Victoria Cross


George Cross[8]





Civil service



See also


  1. "Country Life, Volume 203". March 2014: 28. Cite journal requires |journal= (help); Check date values in: |year= / |date= mismatch (help)<templatestyles src="Module:Citation/CS1/styles.css"></templatestyles>
  2. http://www.haileybury.com/the-school/a-brief-history
  3. The Times, Obituaries, July 2006
  4. "UK public school for Kazakhstan". BBC. 25 January 2007. Retrieved 2007-09-12.<templatestyles src="Module:Citation/CS1/styles.css"></templatestyles>
  5. http://www.haileyburymun.com/
  6. http://www.haileybury.com/news/uks-largest-model-united-nations-conference-to-be-held-at-haileybury
  7. Jeffery, Keith (2010) Secret History of MI6, p.191, (The Penguin Press)
  8. 8.00 8.01 8.02 8.03 8.04 8.05 8.06 8.07 8.08 8.09 8.10 8.11 8.12 8.13 8.14 8.15 8.16 8.17 8.18 8.19 Haileybury College Archives - Roll of Honour
  9. Frederick Charles Danvers, (1894), Memorials of Old Haileybury College, page 455, (A. Constable and Company)
  10. Frederick Charles Danvers, (1894), Memorials of Old Haileybury College, page 453, (A. Constable and Company)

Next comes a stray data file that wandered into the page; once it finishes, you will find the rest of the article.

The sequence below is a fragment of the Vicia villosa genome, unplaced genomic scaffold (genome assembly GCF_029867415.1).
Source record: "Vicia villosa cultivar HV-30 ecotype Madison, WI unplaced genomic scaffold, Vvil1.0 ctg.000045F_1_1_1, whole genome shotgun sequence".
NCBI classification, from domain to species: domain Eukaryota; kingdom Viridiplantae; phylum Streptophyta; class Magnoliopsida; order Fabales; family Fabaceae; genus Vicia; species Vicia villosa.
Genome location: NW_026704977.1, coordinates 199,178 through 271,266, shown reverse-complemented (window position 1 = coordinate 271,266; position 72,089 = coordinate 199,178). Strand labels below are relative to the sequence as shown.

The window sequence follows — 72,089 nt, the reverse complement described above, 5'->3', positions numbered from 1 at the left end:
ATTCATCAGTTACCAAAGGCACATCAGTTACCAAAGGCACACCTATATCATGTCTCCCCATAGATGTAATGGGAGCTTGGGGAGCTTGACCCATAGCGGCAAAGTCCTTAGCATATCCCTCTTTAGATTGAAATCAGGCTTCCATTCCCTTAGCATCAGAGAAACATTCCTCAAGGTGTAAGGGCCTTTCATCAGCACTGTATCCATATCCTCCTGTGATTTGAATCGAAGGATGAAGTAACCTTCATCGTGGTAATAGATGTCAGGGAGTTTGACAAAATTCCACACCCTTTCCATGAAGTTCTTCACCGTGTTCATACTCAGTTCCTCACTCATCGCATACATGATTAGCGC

11. Frederick Charles Danvers, (1894), Memorials of Old Haileybury College, page 607, (A. Constable and Company)
  12. Frederick Charles Danvers, (1894), Memorials of Old Haileybury College, page 448, (A. Constable and Company)
  13. Sir David Hughes Parry, (2005), The V. C. Its Heroes And Their Valor, page 251, (Kessinger Publishing)
  14. Francis Aylmer Maxwell, (1921), Frank Maxwell: A Memoir and Some Letters, page 9, (J. Murray)
  15. "Malaysian work experience offer for six pupils". Haileybury and Imperial Service College. Retrieved 15 August 2010.<templatestyles src="Module:Citation/CS1/styles.css"></templatestyles>

External links